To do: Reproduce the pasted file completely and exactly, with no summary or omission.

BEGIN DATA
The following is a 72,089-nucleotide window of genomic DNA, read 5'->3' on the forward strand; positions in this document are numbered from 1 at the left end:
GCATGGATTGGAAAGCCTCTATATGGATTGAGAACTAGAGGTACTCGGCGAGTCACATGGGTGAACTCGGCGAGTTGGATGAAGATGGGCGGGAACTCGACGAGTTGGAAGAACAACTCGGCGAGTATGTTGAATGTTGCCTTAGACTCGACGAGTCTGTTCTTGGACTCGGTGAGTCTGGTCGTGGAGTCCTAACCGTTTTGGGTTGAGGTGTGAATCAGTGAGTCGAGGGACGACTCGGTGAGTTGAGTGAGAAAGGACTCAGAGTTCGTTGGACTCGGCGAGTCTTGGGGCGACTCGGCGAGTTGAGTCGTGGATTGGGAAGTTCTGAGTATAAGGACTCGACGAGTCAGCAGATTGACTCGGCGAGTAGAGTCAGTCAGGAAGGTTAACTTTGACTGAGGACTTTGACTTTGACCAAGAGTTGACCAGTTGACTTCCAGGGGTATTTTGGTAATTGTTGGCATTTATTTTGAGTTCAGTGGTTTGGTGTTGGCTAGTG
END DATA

The following is a 72,089-nucleotide window of genomic DNA, read 5'->3' on the forward strand; positions in this document are numbered from 1 at the left end:
GCATGGATTGGAAAGCCTCTATATGGATTGAGAACTAGAGGTACTCGGCGAGTCACATGGGTGAACTCGGCGAGTTGGATGAAGATGGGCGGGAACTCGACGAGTTGGAAGAACAACTCGGCGAGTATGTTGAATGTTGCCTTAGACTCGACGAGTCTGTTCTTGGACTCGGTGAGTCTGGTCGTGGAGTCCTAACCGTTTTGGGTTGAGGTGTGAATCAGTGAGTCGAGGGACGACTCGGTGAGTTGAGTGAGAAAGGACTCAGAGTTCGTTGGACTCGGCGAGTCTTGGGGCGACTCGGCGAGTTGAGTCGTGGATTGGGAAGTTCTGAGTATAAGGACTCGACGAGTCAGCAGATTGACTCGGCGAGTAGAGTCAGTCAGGAAGGTTAACTTTGACTGAGGACTTTGACTTTGACCAAGAGTTGACCAGTTGACTTCCAGGGGTATTTTGGTAATTGTTGGCATTTATTTTGAGTTCAGTGGTTTGGTGTTGGCTAGTG